"This blog is about happiness. This seems particularly relevant in these challenging times that our society and world are facing.
1. They have a strong sense of gratitudeboth felt inwardly and expressed. This is a habitual mindset, one that can be cultivated. A heartfelt sense of gratitude in one"s life seems to be a cornerstone of happiness for nearly every happy individual that I"ve met.
2. They understand that life is precious and should never be wasted. This trait is closely linked to gratitude, but is more specific. The notion that time is valuable and that it"s important to use it wisely is critical to mental and emotional well-being.
3. They live their values and deeply-held beliefs. I would call this integrity. The habit of not just talking about what"s important, but living it in our behaviors, relationships, and life is a cornerstone of happiness.
4. They use humor in a good natured way. Having a sense of humor is important. Being able to laugh at circumstances and ourselves is a good way to "lighten things up a bit". Laughing with others is also healthy and helpful. One caveat: beware of the person that laughs at or puts down others and uses the guise of humor to do so. This isn"t really humor, it"s hurtful sarcasm and/or just plain hurtful. Not cool, and certainly not conducive to happiness.
5. They show excitement about the success of others. Happy people tend to celebrate when others are successful and can feel joy in their accomplishments.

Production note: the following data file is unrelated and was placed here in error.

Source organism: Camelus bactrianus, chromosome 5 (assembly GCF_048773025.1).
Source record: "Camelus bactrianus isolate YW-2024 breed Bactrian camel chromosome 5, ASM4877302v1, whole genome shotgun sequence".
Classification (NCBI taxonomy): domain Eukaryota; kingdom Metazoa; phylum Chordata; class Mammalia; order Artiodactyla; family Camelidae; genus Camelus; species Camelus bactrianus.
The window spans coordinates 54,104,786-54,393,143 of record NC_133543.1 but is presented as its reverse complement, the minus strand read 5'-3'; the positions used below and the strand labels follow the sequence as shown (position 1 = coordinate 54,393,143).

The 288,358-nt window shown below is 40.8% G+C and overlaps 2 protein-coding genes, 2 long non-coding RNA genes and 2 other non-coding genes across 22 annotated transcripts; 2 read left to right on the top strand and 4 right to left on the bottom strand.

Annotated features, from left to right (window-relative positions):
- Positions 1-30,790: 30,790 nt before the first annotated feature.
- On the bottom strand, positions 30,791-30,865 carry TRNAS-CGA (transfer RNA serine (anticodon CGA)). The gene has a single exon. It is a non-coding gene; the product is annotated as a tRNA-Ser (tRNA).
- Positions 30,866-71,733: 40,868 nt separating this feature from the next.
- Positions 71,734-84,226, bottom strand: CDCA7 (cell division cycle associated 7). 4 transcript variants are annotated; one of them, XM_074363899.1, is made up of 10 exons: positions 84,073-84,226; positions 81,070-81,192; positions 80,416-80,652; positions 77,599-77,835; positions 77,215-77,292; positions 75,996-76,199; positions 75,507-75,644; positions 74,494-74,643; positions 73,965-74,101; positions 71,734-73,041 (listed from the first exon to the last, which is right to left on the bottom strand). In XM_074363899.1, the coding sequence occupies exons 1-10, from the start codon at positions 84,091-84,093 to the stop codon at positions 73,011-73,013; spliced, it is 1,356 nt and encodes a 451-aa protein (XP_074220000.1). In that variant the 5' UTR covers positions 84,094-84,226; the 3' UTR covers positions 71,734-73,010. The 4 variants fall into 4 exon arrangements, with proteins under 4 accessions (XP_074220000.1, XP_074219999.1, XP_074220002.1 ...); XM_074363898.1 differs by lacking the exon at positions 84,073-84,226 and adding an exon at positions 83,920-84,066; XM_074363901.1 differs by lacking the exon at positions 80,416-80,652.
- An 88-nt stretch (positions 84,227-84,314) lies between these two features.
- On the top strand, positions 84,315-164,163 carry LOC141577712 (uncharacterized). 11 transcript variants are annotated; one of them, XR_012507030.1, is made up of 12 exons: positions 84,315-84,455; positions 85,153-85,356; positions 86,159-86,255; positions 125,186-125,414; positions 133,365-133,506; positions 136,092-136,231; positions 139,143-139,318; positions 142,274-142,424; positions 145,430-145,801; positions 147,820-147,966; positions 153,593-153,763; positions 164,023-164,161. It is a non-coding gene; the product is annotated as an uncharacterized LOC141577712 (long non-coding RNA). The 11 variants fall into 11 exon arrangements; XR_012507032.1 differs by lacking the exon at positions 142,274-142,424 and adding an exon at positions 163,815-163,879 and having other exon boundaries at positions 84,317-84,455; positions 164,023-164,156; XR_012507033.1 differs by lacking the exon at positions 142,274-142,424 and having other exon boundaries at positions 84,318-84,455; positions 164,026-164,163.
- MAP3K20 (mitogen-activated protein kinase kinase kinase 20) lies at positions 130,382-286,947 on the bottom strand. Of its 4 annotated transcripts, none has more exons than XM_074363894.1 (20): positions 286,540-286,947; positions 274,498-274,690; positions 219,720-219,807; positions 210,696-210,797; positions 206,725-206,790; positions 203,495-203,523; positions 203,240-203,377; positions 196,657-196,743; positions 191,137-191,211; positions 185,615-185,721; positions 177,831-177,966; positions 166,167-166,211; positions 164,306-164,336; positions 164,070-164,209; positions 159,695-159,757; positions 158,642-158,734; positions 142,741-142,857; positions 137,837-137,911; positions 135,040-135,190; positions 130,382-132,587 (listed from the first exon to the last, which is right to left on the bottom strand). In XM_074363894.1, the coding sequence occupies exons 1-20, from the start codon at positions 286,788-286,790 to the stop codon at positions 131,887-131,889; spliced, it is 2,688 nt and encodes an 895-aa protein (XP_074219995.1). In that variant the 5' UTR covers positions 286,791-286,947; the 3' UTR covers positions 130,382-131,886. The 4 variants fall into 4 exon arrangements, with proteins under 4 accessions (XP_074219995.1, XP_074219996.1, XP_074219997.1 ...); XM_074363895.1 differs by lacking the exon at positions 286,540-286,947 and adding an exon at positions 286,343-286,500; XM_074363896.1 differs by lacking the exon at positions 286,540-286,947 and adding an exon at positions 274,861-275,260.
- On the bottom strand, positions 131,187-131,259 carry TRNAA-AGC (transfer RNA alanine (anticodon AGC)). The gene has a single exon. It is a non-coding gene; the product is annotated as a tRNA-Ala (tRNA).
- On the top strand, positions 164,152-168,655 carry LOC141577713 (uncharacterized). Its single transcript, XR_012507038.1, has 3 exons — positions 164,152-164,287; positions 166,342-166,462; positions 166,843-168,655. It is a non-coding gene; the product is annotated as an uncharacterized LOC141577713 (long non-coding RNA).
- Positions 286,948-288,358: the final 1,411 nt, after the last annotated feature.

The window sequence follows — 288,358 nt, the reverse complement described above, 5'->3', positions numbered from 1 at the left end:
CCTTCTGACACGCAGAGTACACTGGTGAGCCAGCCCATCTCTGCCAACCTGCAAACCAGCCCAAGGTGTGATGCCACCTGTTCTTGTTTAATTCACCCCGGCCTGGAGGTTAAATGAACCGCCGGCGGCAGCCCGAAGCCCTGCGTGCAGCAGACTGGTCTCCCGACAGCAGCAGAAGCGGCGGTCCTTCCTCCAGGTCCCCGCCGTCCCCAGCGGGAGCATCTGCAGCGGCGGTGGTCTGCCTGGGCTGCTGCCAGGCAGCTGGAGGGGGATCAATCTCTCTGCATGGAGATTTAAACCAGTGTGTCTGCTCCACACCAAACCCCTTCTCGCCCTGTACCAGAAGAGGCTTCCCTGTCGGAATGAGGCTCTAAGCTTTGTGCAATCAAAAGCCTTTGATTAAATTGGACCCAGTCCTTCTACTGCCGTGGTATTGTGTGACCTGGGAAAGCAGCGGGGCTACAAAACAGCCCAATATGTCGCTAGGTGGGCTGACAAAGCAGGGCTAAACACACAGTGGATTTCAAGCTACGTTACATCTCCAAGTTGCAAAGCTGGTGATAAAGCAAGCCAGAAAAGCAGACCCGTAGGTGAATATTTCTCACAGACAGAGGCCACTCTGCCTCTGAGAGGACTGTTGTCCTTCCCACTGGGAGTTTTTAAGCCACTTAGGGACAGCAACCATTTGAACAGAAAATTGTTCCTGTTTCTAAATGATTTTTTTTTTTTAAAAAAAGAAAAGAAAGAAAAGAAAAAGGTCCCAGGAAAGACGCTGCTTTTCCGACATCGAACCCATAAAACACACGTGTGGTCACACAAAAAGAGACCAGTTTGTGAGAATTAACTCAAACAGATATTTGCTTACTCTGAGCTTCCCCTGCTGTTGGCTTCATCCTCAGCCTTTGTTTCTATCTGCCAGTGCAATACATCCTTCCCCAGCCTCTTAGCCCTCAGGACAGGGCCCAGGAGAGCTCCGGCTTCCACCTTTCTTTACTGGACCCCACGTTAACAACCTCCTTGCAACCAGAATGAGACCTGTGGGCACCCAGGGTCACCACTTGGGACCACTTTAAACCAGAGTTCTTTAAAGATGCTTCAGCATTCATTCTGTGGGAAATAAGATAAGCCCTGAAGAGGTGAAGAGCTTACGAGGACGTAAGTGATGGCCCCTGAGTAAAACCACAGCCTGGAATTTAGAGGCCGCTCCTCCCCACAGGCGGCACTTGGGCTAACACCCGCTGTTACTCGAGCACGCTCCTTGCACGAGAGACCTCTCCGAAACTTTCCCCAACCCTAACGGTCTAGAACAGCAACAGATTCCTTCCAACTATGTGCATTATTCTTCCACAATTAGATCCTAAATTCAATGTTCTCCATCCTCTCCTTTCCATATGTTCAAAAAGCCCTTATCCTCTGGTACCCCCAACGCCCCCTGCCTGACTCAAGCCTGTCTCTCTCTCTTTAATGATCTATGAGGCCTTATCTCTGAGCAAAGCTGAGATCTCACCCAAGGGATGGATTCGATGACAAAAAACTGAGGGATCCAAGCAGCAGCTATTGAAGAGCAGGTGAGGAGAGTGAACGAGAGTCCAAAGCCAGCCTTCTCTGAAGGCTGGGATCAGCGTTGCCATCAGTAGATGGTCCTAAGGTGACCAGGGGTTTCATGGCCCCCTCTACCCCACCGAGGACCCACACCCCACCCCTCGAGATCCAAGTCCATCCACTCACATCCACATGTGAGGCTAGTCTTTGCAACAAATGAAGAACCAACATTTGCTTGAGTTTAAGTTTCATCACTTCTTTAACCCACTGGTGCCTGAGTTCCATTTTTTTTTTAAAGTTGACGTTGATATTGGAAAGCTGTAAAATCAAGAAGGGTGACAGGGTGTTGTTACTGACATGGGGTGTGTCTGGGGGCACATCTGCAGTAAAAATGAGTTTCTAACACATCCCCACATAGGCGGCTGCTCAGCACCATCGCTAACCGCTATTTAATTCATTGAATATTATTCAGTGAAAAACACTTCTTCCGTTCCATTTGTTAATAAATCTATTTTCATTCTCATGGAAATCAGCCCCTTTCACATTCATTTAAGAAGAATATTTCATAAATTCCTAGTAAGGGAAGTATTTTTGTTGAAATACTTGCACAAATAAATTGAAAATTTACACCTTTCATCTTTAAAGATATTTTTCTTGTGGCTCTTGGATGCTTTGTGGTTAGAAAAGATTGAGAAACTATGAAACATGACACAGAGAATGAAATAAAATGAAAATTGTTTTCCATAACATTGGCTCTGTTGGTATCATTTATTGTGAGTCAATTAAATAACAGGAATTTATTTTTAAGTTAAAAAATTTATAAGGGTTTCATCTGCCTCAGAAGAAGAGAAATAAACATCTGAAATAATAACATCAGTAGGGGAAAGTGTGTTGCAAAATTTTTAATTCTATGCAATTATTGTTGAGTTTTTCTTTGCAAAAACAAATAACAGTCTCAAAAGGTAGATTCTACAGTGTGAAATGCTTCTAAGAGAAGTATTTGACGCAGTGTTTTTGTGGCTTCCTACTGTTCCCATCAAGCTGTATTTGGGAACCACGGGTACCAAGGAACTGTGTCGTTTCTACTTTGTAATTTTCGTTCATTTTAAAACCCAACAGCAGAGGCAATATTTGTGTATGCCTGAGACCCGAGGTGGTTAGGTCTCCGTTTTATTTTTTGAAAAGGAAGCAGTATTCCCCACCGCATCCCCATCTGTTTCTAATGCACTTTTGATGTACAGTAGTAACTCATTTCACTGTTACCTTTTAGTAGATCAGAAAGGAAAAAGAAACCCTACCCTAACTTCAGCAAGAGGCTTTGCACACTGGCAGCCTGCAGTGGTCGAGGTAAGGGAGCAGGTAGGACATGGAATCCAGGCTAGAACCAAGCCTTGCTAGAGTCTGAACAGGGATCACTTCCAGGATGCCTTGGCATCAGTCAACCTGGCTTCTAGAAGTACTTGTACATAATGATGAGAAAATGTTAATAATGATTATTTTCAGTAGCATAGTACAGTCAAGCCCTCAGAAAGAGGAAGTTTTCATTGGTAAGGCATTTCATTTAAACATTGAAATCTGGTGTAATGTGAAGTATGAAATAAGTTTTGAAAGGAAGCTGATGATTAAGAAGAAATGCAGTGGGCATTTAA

If this is hard for you, I"d encourage you to consider that being happy for others is often a matter of perspective. What I mean is this: if you think about yourself as competing with others, you"ll often be envious or unhappy about their accomplishments. If you think about yourself as striving to do the best you can do in your life or on a certain job or project, then you can celebrate the success of others, especially when it adds value to something. (Note to self: I have a LOT more to say about competition and the notion of doing our best versus "winning and losing" and striving for an outcome. This is a blog in the near future!)
6. They are able to ask for help when they need to do so. They realize that asking for help is a strength, not a weakness. Of course, discernment around whom to trust enough to ask is important too. Nonetheless, there is so much we can learn from others, and so many ways in which we can benefit from what they have to offer. We miss out when we don"t ask for help, because we rob ourselves the opportunity to learn and grow.
7. They are honest with themselves and with other people. One thing I"ve learned is that, if we"re not honest with ourselves, then we don"t have a lens from which to be honest with others, even if we"d like to be. Happy people are above all honest and real with themselves.
8. They listen well to others. This one is closely related to #5, but is also connected to nearly all of the other points.
9. They generally live in and focus on the present moment. The past is gone, the future is yet to be, so we really need to focus on the moment we are living in. That is always the present moment.
10. They are fair to themselvesneither overly self-critical nor dismissive of their areas for growth. This is something that I talk with clients about on a regular basis. We don"t have to be pie-in-the-sky about ourselves or life, nor is it helpful to be overly glum or unduly hard on ourselves. Holding ourselves accountable is important. Pushing ourselves to be better people is great, but not to the extent that we beat ourselves up and create unrealistic expectations for ourselves."